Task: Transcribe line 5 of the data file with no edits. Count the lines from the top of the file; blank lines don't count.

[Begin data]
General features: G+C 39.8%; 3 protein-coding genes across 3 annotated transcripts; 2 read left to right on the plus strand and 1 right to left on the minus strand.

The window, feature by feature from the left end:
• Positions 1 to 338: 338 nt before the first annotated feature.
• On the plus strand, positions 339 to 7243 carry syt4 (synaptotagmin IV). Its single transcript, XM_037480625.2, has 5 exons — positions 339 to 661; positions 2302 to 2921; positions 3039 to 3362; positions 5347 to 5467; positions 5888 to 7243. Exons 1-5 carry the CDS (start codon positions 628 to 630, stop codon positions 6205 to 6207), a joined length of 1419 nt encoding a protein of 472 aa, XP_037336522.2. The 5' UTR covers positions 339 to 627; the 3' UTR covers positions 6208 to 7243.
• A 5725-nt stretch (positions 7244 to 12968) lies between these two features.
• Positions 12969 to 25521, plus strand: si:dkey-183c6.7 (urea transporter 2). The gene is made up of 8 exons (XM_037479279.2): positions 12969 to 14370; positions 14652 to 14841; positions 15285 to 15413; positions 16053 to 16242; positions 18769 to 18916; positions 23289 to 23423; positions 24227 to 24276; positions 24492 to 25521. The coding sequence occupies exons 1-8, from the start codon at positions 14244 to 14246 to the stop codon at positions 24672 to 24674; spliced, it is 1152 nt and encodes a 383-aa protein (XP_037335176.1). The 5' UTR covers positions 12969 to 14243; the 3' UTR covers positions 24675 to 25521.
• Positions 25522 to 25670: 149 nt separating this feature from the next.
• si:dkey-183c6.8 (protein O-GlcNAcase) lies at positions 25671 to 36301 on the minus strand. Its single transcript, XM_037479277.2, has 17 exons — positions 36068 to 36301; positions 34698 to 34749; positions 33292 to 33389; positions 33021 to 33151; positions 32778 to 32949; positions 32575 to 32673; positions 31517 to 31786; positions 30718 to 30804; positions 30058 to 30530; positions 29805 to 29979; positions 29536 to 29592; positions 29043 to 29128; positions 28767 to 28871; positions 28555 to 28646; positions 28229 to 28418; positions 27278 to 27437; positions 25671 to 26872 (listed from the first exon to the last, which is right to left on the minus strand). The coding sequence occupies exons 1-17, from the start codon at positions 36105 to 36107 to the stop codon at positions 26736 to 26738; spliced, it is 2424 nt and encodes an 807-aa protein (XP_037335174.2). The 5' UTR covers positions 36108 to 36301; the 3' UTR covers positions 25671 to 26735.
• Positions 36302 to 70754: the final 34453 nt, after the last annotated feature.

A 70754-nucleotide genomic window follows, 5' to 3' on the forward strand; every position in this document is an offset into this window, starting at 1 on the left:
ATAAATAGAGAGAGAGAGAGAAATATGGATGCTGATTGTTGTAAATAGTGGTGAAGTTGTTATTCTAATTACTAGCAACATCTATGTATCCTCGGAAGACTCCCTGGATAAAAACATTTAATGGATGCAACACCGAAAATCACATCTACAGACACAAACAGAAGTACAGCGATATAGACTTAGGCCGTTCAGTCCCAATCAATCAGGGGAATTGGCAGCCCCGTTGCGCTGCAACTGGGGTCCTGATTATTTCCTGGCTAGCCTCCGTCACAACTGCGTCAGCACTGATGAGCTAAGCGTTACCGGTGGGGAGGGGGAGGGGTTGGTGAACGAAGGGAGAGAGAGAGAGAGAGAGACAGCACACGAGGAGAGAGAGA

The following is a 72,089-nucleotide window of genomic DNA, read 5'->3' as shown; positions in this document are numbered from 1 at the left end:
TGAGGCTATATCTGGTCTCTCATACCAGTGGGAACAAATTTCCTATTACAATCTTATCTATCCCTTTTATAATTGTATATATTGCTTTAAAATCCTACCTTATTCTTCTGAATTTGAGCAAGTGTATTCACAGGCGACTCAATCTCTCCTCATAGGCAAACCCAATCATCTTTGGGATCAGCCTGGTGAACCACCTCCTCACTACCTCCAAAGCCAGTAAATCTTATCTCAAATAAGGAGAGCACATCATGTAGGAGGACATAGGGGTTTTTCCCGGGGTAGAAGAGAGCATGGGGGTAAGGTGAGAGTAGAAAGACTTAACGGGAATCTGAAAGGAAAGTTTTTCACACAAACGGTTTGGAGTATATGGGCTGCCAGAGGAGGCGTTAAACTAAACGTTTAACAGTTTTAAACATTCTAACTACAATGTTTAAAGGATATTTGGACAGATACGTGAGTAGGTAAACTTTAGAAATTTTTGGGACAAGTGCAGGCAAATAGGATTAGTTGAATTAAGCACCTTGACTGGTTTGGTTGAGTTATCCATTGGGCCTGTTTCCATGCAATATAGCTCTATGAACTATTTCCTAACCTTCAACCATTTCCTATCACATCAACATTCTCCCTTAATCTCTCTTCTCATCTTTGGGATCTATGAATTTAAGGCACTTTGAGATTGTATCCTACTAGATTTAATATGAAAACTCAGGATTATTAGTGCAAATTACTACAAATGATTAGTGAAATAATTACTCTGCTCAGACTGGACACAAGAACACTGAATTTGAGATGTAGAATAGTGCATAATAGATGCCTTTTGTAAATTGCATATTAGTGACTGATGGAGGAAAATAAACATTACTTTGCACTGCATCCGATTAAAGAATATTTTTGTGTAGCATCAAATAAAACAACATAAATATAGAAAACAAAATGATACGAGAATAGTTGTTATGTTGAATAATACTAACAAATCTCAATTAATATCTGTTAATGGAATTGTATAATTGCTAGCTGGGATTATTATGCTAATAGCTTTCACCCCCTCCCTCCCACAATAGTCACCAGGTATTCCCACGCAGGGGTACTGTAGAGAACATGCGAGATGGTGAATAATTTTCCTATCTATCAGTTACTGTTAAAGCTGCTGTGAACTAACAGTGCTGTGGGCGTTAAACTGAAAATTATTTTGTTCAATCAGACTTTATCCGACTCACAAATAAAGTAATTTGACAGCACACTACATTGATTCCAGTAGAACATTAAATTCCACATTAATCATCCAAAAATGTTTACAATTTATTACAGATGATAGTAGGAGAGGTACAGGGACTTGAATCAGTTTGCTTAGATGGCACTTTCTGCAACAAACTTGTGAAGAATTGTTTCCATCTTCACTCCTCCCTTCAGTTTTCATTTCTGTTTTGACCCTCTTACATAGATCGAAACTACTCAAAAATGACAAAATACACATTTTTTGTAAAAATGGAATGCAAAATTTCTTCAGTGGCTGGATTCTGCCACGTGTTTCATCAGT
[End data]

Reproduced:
• A 5725-nt stretch (positions 7244 to 12968) lies between these two features.